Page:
Saturday, May 30, 2009

Mother Mary Ann Wright

Our beloved Mother Mary Ann Wright, passed last week (she was 87) after dedicating her life to service. She fed the hungry, clothed the naked and often sheltered those who were without shelter. Her life touched so many others here in Oakland that she lay in state for an entire day and multiple services were held in her honor throughout the City. Her reach was local and international. Rep. Barbara Lee called her "our Mother Teresa."

As announcements were made about Mother Wright's Homegoing celebration Wednesday-Thursday, May 27-28, I wondered what the cost of all the pomp and glitter if liquidated would have added to the reach of Mother Wright’s mission and work here and elsewhere? Oakland still has a huge homeless population and with the city in its current state of monetary crises…City employees forced to take unpaid leave twice a month. I always wonder where the money comes from to put on these events. But then, an accountant told me that governments are never broke. The politicians just tell us this.

And we couldn’t let such a giant among human beings pass without a murmur, now could we? Of course not. The ceremonial farewell reminded me of what it would have been like to attend the services for Coretta Scott King. Mother Wright was the Bay Area’s First Lady of Grace.

I remember when I read her booklet, quite a while ago. It spoke of her early life in rural Louisiana, orphaned at two upon her mother’s death, teen marriage to a brutal older man and first husband, her escape to California and liberation, the trials of raising such a large family (12 children) combined with her duties as a wife to a loving second husband, her strong faith and belief in God, and her calling to feed the hungry –a dream which shook her from sleep in 1990.

Soft spoken when not in the pulpit or behind her bullhorn holding church at her multiple food giveaway sites, frail-looking physically in her later years, yet always sharp, focused on her mission--to eradicate hunger, always internally strong, I marvelled over this woman who’d done so much to comfort the poor, a woman loved by all who knew her.

Mother Wright spoke at my friend Joy Holland’s funeral two years ago. It was here that she mentioned her upcoming birthday party at Sweet's Ballroom in downtown Oakland. I wish I'd gone.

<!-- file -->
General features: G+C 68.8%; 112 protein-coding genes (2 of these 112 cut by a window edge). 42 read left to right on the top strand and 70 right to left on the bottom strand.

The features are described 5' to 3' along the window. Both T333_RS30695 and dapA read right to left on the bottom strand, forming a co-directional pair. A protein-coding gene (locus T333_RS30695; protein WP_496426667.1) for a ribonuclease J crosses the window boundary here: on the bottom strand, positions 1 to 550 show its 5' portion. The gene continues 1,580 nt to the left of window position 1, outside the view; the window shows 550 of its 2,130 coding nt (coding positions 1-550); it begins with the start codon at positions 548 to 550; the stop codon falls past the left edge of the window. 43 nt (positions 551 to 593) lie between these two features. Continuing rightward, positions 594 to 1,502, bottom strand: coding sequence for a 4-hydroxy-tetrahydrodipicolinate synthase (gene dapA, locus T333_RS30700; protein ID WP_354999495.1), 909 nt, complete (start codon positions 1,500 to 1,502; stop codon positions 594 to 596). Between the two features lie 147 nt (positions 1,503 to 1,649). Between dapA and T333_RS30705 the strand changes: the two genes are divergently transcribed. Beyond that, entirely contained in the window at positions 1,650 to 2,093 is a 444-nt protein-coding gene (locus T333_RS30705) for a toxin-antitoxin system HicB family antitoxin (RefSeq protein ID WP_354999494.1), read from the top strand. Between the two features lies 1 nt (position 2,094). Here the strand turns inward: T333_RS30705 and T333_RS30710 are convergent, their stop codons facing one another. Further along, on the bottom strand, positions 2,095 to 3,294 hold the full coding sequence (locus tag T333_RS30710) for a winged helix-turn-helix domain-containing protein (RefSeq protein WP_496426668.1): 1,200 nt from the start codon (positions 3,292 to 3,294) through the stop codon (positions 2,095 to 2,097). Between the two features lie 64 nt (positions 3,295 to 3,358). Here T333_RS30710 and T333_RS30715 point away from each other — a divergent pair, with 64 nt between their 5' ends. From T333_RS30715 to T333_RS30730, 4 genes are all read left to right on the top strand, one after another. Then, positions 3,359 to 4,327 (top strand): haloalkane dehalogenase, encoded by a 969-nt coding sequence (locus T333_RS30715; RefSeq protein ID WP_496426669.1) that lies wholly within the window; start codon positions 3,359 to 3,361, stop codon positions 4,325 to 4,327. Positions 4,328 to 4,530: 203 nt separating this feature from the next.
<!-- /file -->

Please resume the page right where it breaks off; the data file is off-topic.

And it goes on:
At Joy's funeral, she said to “give her her flowers while she could still smell them. They were of no use when she was gone.” I know Mother Wright received many flowers while she was alive from her loving children and other children (all of us) whose lives she touched. She received many proclamations and awards, one was given to her by the late, Diane Howell, Ph.D. at the Black Expo honoring “101+ Women Making a Difference.” There were/still are so many good women in the San Francisco Bay Area like Mother Wright quietly changing the world one life at a time. I was on that list too, and got a chance to take a picture with this great woman.

I first met Mother Wright when I was working at Acorn 2 Apartments in West Oakland and she gave away Thanksgiving groceries to residents. I later visited her organization and she gave me a tour. She could always be counted on to show up at Old Man’s Park on Jefferson--rain or shine, giving away hot food, clothing, good and hope. (I learned last week, OMP or "Lafayette Park," its official name, was the site of the first Chabot Planetarium).

She was the epitome of a forgiving and selflessness. Her life was one of service, but she also knew how to have a life too. She celebrated her birthday, she loved her family and she showed up when she needed to show up for others, like as I said two years ago, to honor my late friend, poet, artist, activist, Joy Holland.

Mother Wright is survived by 10 children, 33 grandchildren and 37 great-grandchildren. She was preceded in death by two sons. Visit and


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